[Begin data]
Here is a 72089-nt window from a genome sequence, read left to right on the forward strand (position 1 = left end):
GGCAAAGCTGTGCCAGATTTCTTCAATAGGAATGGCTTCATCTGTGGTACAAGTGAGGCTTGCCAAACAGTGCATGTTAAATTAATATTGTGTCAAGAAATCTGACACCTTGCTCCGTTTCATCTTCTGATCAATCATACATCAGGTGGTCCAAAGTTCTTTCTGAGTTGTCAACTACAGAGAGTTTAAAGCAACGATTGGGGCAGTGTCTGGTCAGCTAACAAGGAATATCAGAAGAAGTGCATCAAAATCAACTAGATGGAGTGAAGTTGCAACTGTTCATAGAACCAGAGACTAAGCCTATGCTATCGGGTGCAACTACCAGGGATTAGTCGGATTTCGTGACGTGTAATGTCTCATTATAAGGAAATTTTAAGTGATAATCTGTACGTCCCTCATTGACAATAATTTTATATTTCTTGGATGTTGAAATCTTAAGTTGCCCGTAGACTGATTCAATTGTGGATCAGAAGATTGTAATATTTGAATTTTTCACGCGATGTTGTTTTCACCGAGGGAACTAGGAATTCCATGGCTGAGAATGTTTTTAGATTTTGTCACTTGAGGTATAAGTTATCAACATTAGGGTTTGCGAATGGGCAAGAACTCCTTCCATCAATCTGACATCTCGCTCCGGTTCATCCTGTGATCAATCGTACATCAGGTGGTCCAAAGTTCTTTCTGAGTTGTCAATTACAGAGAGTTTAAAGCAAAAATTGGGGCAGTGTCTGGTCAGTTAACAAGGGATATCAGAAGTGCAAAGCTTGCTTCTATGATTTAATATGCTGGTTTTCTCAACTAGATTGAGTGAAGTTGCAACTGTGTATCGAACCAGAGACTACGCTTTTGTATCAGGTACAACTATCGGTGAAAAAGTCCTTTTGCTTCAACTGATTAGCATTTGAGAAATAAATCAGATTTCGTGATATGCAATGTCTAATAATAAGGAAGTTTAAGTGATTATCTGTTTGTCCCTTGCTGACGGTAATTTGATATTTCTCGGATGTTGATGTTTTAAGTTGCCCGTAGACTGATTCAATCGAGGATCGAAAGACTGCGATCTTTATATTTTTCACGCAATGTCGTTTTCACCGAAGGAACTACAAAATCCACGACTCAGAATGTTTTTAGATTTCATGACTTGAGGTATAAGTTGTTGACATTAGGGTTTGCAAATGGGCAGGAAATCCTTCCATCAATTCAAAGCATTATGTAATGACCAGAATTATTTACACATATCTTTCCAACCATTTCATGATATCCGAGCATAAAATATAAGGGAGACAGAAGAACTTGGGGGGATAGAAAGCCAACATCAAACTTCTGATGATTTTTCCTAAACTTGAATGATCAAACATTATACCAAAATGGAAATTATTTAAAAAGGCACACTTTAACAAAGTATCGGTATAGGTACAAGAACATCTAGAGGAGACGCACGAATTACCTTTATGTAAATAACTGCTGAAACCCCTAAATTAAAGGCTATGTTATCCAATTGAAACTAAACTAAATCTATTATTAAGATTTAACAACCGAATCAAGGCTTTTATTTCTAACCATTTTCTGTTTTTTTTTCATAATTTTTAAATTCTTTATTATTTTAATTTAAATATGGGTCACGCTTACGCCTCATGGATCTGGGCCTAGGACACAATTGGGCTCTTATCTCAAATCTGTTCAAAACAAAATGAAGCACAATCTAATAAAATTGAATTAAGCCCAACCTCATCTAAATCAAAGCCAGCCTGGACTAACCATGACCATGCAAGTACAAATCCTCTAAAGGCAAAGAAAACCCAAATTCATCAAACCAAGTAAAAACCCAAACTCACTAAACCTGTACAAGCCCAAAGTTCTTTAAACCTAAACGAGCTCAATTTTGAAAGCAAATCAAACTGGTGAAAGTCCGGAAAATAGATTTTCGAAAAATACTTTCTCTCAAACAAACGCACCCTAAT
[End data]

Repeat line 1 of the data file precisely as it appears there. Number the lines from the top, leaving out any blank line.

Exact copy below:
Here is a 72089-nt window from a genome sequence, read left to right on the forward strand (position 1 = left end):